£45000 per annum: Ampersand Consulting LLP: Datacentre Consultant (Datacentre,...

    Day In a Page

    Wilko Johnson, now the bad news: musician splits with manager after police investigate assault claims

    Wilko Johnson, now the bad news

    Former Dr Feelgood splits with manager after police investigate assault claims
    Mark Udall: The Democrat Senator with a fight on his hands ahead of the US midterm elections

    Mark Udall: The Democrat Senator with a fight on his hands

    The Senator for Colorado is for gay rights, for abortion rights – and in the Republicans’ sights as they threaten to take control of the Senate next month
    New discoveries show more contact between far-flung prehistoric humans than had been thought

    New discoveries show more contact between far-flung prehistoric humans than had been thought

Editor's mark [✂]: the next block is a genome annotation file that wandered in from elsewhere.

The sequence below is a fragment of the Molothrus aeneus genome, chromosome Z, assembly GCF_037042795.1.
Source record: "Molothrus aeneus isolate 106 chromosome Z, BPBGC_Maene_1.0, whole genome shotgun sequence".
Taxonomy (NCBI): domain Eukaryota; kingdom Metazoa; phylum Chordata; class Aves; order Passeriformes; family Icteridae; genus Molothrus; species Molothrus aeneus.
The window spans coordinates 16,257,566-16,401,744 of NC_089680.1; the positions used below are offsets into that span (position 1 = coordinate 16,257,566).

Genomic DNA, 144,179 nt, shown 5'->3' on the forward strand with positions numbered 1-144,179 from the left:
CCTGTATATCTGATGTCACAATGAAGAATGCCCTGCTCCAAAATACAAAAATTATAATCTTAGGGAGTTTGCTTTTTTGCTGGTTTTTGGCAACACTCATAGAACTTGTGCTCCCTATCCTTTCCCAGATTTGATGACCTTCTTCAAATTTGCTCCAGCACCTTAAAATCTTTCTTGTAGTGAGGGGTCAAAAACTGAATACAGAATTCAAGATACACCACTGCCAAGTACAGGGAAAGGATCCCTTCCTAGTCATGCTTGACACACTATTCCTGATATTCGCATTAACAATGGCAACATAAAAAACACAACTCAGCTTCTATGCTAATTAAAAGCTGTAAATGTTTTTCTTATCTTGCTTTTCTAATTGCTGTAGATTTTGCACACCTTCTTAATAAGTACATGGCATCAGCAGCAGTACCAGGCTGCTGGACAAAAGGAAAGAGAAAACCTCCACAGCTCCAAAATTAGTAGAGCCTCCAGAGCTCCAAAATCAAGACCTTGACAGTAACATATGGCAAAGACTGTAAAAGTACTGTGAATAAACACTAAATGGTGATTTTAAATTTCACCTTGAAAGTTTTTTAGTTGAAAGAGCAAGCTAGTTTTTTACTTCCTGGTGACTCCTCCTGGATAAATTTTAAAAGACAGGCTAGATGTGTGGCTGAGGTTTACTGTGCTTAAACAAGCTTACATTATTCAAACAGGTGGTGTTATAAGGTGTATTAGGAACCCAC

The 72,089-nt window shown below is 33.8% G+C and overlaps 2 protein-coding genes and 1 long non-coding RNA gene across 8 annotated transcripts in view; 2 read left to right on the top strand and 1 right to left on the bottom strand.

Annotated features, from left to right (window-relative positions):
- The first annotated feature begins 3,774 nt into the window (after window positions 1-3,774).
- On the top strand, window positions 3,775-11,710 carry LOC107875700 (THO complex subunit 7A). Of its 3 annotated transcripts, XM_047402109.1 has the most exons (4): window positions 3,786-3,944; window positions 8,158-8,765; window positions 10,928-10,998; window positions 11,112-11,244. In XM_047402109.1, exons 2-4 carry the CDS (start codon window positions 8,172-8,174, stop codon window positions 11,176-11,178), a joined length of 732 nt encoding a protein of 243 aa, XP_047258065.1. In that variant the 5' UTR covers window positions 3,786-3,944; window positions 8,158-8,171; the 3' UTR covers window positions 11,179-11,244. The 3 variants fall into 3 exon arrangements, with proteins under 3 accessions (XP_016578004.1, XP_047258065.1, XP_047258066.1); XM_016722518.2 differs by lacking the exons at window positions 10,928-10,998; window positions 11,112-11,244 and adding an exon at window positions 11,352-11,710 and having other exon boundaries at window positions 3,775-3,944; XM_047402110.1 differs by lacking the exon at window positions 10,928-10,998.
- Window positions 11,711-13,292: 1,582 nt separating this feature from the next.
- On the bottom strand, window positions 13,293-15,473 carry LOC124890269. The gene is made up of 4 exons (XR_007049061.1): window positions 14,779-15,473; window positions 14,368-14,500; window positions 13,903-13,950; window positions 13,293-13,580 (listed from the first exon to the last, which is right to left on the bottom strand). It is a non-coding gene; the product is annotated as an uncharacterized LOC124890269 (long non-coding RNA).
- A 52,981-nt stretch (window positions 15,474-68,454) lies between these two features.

Evidence found of contact between Easter Islanders and South America
    Cerys Matthews reveals how her uncle taped 150 interviews for a biography of Dylan Thomas

    Cerys Matthews on Dylan Thomas

    The singer reveals how her uncle taped 150 interviews for a biography of the famous Welsh poet
    DIY is not fun and we've finally realised this as a nation

    Homebase closures: 'DIY is not fun'

    Homebase has announced the closure of one in four of its stores. Nick Harding, who never did know his awl from his elbow, is glad to see the back of DIY
    The Battle of the Five Armies: Air New Zealand releases new Hobbit-inspired in-flight video

    Air New Zealand's wizard in-flight video

    The airline has released a new Hobbit-inspired clip dubbed "The most epic safety video ever made"
    Pumpkin spice is the flavour of the month - but can you stomach the sweetness?

    Pumpkin spice is the flavour of the month

    The combination of cinnamon, clove, nutmeg (and no actual pumpkin), now flavours everything from lattes to cream cheese in the US
    11 best sonic skincare brushes

    11 best sonic skincare brushes

    Forget the flannel - take skincare to the next level by using your favourite cleanser with a sonic facial brush
    Paul Scholes column: I'm not worried about Manchester United's defence - Chelsea test can be the making of Phil Jones and Marcos Rojo